The Papin Sisters, Christine and Léa Papin were two French live-in maids who were convicted of murdering the wife and daughter of their employer in Le Mans, France on February 2, 1933. To influential thinkers of the time, the murder was thought to be symbolic of class struggle in the first half of the 20th century in France.
The Papin Sisters Vitals
The Environment The Papin Sisters We’re Born Into!
The Papin sisters were born to Clemence Derre and Gustave Papin in Le Mans, France. The two French girls were born into a family that was troubled before it even began. While their mother & father were still dating, it was rumored that Clemence was involved in an affair with her employer.
After Clemence became pregnant in early 1901, Gustave decided they should be married. Five months later they were wed, in October 1901, their first daughter, Émilia Papin was born.
Gustave suspected his wife of continuing the affair with her employer, which led him to find a job in another city and told the family they would be moving. Clémence refused, she told her husband she would rather take her own life than leave Le Mans. After this disagreement, the marriage deteriorated rapidly. Gustave began staying away from home as much as possible and drinking heavily.
The Early Life of The Papin Sisters!
Birth of Christine Papin
Christine Papin was born on March 8, 1905 to a mother who wasn’t considered to be nurturing and was eventually deemed unsuitable for motherhood. Christine was given to her paternal aunt and uncle soon after birth. During her first seven years of life, she lived with them happily.
Birth of Lea Papin
Léa was born on September 15, 1911, due to her mother being unfit for motherhood she was given to her maternal uncle to raise. Lea remained with her uncle until he died.
Hard Times ahead for all 3 Papin Sisters!
In 1912, when their oldest sister Emilia was around 10 years old, an allegation was made that Gustave had raped her. Clémence didn’t believe her daughter and instead accused Emilia of seducing her father and sent her to the Bon Pasteur Catholic Orphanage. The orphanage was known throughout France for its brutality.
Soon after Emilia arrived at Bon Pasteur Catholic Orphanage, she was joined by her sisters Christine and Léa, who Clémence declared would remain at the orphanage until the age of 15. The age which they could be employed legally.
In 1913, Clémence and Gustave divorced. Emilia decided to enter a convent in 1918, at which point she cut ties with her troubled family entirely. The historical records show Emilia Papin lived out the rest of her life in the convent.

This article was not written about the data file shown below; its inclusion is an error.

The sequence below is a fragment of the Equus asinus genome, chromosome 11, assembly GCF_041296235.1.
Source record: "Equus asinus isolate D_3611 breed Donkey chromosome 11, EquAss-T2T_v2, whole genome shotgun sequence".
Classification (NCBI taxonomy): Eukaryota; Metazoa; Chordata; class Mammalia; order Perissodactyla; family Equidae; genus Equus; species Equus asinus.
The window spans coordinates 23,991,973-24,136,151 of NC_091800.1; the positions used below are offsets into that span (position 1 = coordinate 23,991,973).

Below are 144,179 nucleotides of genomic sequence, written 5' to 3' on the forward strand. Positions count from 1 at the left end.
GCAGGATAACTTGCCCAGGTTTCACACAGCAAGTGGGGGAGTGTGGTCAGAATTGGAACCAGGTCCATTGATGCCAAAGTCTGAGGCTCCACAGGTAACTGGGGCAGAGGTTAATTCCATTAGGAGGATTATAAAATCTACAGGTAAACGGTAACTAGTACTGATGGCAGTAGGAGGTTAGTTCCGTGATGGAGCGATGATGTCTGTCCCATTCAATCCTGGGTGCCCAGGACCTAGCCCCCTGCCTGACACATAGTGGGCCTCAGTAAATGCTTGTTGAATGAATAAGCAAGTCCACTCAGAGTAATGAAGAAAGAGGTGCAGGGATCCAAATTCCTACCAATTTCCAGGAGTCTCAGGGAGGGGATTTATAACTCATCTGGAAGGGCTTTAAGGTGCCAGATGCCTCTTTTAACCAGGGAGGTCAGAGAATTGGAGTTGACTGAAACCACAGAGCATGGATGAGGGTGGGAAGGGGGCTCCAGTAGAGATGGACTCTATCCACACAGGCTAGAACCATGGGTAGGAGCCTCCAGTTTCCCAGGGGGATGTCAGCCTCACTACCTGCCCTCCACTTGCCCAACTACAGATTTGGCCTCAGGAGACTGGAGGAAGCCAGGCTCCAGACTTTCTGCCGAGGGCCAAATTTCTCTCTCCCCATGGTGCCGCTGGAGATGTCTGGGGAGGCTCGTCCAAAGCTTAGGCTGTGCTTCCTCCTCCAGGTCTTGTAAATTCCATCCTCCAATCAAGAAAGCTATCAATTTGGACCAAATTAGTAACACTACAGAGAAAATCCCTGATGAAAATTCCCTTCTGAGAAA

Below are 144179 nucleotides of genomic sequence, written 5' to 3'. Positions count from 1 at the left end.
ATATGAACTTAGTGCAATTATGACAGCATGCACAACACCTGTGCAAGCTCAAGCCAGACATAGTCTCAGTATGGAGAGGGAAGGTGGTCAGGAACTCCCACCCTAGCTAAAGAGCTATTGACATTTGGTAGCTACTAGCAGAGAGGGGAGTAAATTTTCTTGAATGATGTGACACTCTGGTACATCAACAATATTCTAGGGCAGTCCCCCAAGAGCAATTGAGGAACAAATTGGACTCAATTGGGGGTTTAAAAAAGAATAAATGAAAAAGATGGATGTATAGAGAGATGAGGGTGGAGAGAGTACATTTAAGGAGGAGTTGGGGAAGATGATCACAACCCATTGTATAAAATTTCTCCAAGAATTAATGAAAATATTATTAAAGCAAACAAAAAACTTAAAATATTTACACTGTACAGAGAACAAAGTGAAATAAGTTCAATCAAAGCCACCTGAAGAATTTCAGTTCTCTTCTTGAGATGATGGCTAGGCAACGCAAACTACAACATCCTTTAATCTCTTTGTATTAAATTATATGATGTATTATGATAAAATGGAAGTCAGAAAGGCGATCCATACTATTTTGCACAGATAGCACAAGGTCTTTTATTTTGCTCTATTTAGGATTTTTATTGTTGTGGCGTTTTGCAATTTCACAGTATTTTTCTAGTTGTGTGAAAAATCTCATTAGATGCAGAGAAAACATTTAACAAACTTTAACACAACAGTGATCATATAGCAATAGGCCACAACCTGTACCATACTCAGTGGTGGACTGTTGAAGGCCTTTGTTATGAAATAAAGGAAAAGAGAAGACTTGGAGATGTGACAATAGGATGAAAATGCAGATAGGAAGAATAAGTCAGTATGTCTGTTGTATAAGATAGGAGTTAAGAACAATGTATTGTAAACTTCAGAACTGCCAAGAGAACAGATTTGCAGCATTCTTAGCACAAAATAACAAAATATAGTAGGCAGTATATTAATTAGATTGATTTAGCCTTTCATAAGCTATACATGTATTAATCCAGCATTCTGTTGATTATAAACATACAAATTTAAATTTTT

The Papin Sisters Come of Age!
While in the orphanage, Christine Papin also received the calling to become a nun and moved into a convent. Her mother Clémence wouldn’t allow this, instead placing her in employment. Christine had been trained in household duties during her short time at the convent, which gave her the skills necessary to become a live-in maid. Christine was described by her employers as a hard worker and a good cook who could be insubordinate at times.
When Lea Papin came of legal age to work, she joined her sister Christine as a live in maid. Lea was described as quiet, introverted, and obedient but was considered less intelligent than Christine.
Employers were content with their work, however, Clémence was not satisfied with their pay and forced them to look for better paying jobs. The sisters worked as maids in homes all across Le Mans. The Papin sisters preferred to work together whenever possible.
The Papin Sisters Crimes
In 1926, Christine Papin became a live in maid for the Lancelin family at 6 Rue Bruyère. Monsieur René Lancelin, a retired solicitor and his wife Madame Léonie Lancelin lived in the house along with their youngest daughter Genevieve.
After a months of excellent service, Christine convinced Madame Lancelin to hire her sister Léa as chambermaid. The two sisters dedicated their lives to the Lancelin family. Working long days to live up to the families expectations of them.
However, years after Christine and Léa started working for the family, Madame Léonie developed severe depression and the Papin sisters became the target of her mental illness.
She began scrutinizing their cleaning and was overly critical of every task they completed. There were numerous occasions when Madame Lancelin would physically assault the girls. The abuse only intensified as her depression worsened, at its peak she would slam the girls’ heads against the wall.
On the evening of Thursday, February 2, 1933, Monsieur Lancelin was supposed to meet Madame Léonie and Genevieve for dinner at the home of a family friend. Madame Léonie and Genevieve had spent the day out shopping. When they returned home that afternoon, no lights were on in the house. The Papin sisters explained to Madame Lancelin that the power outage had been caused by Christine plugging in a faulty iron. Madame Lancelin became enraged and attacked the sisters.
Christine lunged at the Lancelin’s daughter, Genevieve and gouged her eyes out. Léa soon joined in the struggle attacking Madame Lancelin, gouging her eyes out as well, ordered to do so by Christine.